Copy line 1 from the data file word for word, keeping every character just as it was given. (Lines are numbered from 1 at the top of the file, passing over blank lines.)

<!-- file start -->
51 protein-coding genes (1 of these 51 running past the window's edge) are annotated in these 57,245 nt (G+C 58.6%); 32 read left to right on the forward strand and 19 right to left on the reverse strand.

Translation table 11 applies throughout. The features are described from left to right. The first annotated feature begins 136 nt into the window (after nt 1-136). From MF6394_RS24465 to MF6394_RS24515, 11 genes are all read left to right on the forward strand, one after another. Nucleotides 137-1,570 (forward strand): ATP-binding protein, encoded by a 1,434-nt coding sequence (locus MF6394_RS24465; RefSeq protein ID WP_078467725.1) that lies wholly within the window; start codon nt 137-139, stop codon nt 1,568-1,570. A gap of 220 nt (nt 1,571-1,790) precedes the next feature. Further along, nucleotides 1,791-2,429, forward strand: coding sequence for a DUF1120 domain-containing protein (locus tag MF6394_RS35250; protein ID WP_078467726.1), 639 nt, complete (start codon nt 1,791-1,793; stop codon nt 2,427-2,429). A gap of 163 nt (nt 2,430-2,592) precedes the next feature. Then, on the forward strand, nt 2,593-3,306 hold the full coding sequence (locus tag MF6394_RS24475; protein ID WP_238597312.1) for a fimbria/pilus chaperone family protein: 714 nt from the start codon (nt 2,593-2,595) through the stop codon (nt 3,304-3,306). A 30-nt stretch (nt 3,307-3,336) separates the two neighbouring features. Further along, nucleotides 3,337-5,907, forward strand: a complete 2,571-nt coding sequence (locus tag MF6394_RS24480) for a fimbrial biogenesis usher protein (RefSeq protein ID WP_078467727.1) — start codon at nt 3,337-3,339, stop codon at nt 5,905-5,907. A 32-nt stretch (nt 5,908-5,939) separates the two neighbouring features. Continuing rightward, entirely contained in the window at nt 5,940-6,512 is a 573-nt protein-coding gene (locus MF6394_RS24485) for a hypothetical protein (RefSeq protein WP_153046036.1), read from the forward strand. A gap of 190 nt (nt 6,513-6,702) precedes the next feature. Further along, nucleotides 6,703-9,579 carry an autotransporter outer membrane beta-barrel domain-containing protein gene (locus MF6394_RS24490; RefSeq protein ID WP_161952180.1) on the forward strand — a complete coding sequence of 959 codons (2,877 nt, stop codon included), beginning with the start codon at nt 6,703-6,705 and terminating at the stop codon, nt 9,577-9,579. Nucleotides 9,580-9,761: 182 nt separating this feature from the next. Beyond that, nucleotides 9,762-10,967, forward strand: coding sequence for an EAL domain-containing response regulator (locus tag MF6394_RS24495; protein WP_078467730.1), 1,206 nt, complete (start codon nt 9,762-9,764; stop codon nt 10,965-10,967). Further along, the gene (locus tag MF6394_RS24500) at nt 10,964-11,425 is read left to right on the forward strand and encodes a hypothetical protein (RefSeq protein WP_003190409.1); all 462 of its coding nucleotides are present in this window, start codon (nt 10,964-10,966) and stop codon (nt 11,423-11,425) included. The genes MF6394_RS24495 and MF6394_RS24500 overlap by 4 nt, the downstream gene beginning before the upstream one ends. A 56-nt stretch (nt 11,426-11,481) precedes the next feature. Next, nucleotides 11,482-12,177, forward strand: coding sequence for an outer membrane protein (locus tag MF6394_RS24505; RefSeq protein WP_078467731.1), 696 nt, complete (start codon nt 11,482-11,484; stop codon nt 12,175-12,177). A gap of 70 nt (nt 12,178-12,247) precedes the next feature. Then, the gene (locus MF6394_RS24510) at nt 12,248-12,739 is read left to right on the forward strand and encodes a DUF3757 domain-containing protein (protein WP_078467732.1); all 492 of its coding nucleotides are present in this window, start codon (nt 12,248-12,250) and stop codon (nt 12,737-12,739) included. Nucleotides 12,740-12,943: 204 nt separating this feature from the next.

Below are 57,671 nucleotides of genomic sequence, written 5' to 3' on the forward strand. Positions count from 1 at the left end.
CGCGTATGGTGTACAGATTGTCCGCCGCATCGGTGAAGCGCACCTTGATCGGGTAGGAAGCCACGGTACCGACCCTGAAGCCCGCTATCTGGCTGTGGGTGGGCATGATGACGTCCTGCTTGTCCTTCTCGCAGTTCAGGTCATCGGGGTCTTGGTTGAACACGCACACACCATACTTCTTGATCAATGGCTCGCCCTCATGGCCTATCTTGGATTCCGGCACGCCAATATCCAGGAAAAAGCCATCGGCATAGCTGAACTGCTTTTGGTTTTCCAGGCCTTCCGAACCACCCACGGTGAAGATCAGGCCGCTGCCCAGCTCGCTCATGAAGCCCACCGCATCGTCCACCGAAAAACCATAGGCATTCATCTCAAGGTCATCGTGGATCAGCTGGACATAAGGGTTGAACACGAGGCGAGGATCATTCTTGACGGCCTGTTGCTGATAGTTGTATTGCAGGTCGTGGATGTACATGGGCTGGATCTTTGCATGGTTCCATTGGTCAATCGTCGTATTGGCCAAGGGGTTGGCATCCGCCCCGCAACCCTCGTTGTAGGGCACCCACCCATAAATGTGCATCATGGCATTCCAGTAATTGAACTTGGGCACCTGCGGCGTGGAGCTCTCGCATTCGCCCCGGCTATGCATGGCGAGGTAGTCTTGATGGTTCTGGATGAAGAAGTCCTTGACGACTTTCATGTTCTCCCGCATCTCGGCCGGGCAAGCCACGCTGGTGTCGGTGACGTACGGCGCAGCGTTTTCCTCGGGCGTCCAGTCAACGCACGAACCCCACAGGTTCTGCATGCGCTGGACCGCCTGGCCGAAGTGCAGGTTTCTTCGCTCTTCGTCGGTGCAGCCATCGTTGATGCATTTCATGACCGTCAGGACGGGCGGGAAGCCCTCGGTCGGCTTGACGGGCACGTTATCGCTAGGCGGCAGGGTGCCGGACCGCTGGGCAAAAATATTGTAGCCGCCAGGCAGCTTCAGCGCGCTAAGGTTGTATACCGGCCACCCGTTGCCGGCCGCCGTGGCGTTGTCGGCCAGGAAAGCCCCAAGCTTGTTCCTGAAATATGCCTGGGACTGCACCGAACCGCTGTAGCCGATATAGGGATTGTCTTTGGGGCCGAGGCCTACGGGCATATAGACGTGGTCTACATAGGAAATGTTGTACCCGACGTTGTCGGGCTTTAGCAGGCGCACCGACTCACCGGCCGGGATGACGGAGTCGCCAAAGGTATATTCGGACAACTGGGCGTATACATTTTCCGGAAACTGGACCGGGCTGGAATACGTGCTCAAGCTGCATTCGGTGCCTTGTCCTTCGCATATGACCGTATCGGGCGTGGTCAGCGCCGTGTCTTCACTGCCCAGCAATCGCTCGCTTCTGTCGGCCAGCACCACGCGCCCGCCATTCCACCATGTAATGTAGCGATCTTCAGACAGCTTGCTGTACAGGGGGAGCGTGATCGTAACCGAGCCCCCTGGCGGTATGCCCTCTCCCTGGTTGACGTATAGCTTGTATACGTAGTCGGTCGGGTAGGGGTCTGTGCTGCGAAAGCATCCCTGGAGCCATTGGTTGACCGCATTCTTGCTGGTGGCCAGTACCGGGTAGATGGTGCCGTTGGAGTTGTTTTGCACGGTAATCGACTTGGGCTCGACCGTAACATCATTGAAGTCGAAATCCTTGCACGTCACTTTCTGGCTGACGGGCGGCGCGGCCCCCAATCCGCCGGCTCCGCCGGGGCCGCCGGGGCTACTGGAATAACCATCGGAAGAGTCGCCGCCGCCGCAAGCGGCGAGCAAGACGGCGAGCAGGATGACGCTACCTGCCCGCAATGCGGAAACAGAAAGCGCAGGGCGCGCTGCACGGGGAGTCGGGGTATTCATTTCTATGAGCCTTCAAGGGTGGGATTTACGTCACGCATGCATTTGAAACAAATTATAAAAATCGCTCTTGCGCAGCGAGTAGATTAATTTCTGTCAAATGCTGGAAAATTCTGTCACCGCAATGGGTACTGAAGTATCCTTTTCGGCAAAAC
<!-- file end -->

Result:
51 protein-coding genes (1 of these 51 running past the window's edge) are annotated in these 57,245 nt (G+C 58.6%); 32 read left to right on the forward strand and 19 right to left on the reverse strand.